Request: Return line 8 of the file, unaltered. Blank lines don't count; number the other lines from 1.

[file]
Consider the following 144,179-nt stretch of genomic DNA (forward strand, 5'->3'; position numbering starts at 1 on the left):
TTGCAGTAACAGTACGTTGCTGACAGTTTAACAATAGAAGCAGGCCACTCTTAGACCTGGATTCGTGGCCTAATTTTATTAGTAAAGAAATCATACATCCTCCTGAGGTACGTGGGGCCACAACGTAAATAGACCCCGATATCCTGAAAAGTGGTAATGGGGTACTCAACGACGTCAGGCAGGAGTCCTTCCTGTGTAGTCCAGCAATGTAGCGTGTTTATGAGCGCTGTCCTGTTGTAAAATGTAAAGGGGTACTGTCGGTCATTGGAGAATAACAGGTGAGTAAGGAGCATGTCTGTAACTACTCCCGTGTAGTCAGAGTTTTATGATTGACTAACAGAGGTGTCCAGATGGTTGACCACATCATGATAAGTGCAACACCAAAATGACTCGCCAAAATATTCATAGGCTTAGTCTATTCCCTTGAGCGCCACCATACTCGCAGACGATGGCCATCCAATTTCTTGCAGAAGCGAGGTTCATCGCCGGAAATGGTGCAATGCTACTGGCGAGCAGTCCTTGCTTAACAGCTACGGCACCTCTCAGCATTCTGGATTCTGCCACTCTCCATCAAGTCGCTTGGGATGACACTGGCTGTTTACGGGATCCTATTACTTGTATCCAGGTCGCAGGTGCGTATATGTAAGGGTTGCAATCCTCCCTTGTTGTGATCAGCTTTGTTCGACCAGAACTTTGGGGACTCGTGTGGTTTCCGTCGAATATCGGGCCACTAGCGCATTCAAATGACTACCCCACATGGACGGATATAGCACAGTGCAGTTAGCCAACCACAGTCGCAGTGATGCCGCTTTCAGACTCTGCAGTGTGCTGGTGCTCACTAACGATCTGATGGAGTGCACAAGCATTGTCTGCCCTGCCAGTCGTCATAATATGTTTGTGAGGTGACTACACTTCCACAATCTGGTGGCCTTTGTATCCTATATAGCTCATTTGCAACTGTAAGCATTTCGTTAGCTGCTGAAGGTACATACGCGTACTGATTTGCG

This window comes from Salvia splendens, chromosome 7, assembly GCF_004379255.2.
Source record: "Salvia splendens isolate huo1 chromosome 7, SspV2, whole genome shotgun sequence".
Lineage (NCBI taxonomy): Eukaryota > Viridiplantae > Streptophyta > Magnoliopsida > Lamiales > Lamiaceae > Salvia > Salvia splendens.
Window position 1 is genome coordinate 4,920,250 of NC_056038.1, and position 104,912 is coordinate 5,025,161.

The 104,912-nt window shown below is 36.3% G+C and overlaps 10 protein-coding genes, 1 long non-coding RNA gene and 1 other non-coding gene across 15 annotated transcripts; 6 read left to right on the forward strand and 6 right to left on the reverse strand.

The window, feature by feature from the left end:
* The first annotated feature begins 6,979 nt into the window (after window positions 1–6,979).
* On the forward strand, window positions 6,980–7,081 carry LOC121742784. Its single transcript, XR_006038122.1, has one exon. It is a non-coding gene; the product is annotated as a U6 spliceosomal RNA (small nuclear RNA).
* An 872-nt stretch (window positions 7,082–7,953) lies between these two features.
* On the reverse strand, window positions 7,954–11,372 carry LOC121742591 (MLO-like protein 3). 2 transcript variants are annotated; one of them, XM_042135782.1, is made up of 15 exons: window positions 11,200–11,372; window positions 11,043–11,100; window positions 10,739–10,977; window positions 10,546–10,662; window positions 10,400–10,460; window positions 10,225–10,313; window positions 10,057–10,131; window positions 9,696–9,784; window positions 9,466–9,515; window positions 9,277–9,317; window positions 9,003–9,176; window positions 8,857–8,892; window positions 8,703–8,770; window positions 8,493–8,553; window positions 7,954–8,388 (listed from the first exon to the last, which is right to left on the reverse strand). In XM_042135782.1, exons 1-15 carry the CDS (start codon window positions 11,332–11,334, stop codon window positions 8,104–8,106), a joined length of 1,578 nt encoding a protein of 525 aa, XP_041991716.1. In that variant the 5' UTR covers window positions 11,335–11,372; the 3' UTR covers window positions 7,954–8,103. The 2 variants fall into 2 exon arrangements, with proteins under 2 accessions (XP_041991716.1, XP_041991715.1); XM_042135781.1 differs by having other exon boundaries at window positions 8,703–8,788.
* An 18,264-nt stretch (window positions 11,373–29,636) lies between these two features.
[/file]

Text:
The window, feature by feature from the left end: